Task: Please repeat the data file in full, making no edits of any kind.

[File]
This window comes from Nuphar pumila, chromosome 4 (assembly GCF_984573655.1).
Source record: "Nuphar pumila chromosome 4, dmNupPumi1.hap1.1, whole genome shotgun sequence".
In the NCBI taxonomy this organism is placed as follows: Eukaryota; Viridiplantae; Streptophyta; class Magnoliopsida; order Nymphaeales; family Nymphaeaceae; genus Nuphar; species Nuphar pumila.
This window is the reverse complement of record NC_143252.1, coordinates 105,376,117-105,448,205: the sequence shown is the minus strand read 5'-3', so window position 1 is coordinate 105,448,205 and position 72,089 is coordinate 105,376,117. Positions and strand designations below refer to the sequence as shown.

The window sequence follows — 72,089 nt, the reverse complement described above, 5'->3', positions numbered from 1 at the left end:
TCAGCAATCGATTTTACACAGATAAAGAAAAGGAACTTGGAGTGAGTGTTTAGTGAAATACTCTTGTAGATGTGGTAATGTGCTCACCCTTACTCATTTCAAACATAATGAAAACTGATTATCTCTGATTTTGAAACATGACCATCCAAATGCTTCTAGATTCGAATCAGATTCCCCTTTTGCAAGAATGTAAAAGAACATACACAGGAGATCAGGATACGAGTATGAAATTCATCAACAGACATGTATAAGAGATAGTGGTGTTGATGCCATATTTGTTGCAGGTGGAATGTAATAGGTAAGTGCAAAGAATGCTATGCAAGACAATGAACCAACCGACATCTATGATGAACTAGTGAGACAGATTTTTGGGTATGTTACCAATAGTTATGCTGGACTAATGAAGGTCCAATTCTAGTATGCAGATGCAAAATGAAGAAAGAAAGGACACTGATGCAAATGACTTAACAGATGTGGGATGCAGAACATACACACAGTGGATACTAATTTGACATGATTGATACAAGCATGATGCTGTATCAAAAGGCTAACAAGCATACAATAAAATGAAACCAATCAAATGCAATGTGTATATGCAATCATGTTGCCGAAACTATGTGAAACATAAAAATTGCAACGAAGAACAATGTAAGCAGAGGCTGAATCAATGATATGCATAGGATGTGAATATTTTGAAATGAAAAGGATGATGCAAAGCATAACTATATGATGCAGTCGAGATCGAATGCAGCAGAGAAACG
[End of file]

This window comes from Nuphar pumila, chromosome 4 (assembly GCF_984573655.1).
Source record: "Nuphar pumila chromosome 4, dmNupPumi1.hap1.1, whole genome shotgun sequence".
In the NCBI taxonomy this organism is placed as follows: Eukaryota; Viridiplantae; Streptophyta; class Magnoliopsida; order Nymphaeales; family Nymphaeaceae; genus Nuphar; species Nuphar pumila.
This window is the reverse complement of record NC_143252.1, coordinates 105,376,117-105,448,205: the sequence shown is the minus strand read 5'-3', so window position 1 is coordinate 105,448,205 and position 72,089 is coordinate 105,376,117. Positions and strand designations below refer to the sequence as shown.

The window sequence follows — 72,089 nt, the reverse complement described above, 5'->3', positions numbered from 1 at the left end:
TCAGCAATCGATTTTACACAGATAAAGAAAAGGAACTTGGAGTGAGTGTTTAGTGAAATACTCTTGTAGATGTGGTAATGTGCTCACCCTTACTCATTTCAAACATAATGAAAACTGATTATCTCTGATTTTGAAACATGACCATCCAAATGCTTCTAGATTCGAATCAGATTCCCCTTTTGCAAGAATGTAAAAGAACATACACAGGAGATCAGGATACGAGTATGAAATTCATCAACAGACATGTATAAGAGATAGTGGTGTTGATGCCATATTTGTTGCAGGTGGAATGTAATAGGTAAGTGCAAAGAATGCTATGCAAGACAATGAACCAACCGACATCTATGATGAACTAGTGAGACAGATTTTTGGGTATGTTACCAATAGTTATGCTGGACTAATGAAGGTCCAATTCTAGTATGCAGATGCAAAATGAAGAAAGAAAGGACACTGATGCAAATGACTTAACAGATGTGGGATGCAGAACATACACACAGTGGATACTAATTTGACATGATTGATACAAGCATGATGCTGTATCAAAAGGCTAACAAGCATACAATAAAATGAAACCAATCAAATGCAATGTGTATATGCAATCATGTTGCCGAAACTATGTGAAACATAAAAATTGCAACGAAGAACAATGTAAGCAGAGGCTGAATCAATGATATGCATAGGATGTGAATATTTTGAAATGAAAAGGATGATGCAAAGCATAACTATATGATGCAGTCGAGATCGAATGCAGCAGAGAAACG